Author Topic: DukeEdit readme  (Read 541 times)

netfreak

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DukeEdit readme
« on: February 18, 2017, 04:45:14 pm »
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Thanks for taking the time to evaluate DukeEdit, the only level editor for Duke Nukem 3DĒ currently available on the Macintosh (so far as I know).

System Requirements:
   System 7 or better.  It has been tested with Mac OS8 and works fine.
   68040 or better.  It has not been tested on anything lower than this.
   Power PC recommended.
   2 MB of RAM is the absolute bare minimum.  4 MB is suggested, 8 MB is recommended.
   256 Color graphics is recommended.
   It will run with fewer colors, but you probably won't like it.
   Takes less than 1/2 MB of hard disk space.
   Duke Nukem 3D must be installed on your system to use this product.
   In order to make your own maps, you will need the commercial version of DN3D.
   With the shareware version, this product can be used only as a map viewer.

DukeEdit was created on a Power Mac 7500 using CodeWarrior 12, AKA CodeWarrior Professional Release 1, and is available in both 68K and Power PC versions.  The Power PC version is native.  I am not convinced anyone is interested in a 'fat' version; i.e. a single version that supports both Power PC and 68K.  If you wish to receive a fat version, please contact the author at the e-mail address given below or write to him at the address used to register the product, also given below.

Software Contents:
The DukeEdit software package should include the application (either the PPC or the 68K version), this readme, a registration form, the software licensing agreement, and a tutorial.
Also included is a sample DukeMatch level I created using DukeEdit (JCI2001.MAP). If the package you downloaded was missing any of these items, please contact me and let me know so I can rectify the situation.

Registration:
DukeEdit is a shareware product, although the unregistered version can be freely used for as long as you like; there is no time limit for evaluation.  The editor as provided is fully functional with one exception:  until registered, DukeEdit will only allow you to save maps containing fewer than 20 sectors.  This should be adequate for evaluation purposes.  If you wish to use this product as a map viewer only, there is no need to register it.  Use it with my blessing.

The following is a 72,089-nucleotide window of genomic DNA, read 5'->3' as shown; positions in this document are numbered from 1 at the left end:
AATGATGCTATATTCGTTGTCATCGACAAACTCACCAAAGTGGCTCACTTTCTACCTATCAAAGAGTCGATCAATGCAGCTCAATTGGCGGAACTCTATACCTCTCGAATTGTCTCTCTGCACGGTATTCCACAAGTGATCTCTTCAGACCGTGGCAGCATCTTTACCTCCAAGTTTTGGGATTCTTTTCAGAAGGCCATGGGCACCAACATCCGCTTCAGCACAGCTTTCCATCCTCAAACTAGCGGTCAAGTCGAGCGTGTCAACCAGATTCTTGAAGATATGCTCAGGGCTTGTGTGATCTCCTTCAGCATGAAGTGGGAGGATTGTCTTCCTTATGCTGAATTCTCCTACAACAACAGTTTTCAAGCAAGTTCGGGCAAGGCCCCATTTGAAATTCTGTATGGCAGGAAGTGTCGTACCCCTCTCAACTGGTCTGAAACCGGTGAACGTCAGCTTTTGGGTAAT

To register this product, please read the licensing agreement, then fill in and print out the registration form included in this package and send it along with a check for $20 (US currency) to:

John Inman
1042 N. Mountain Ave. #B298
Upland, CA, USA  91786-3631

I currently do not accept any credit cards, although this may change in the future.  Let me know if this is payment option is important to you.
Please note that I require that the payment be made in checks for US dollars only;  any checks sent to me in other monies will be returned uncashed.
Your check will also be returned uncashed if the completed registration form (or facsimile) is not included with your check.
If you do not have access to a printer so that you can print out the registration form, a handwritten copy with the same information will of course be happily accepted.
If you have any questions, feel free to contact me at the above address or e-mail me at jcinman @ compuserve.com.

Once payment has been received, I will mail or e-mail a registration name and a registration code to you.  You will use these to make your copy of DukeEdit fully functional using the 'Register DukeEdit' menu item in the 'Edit' menu.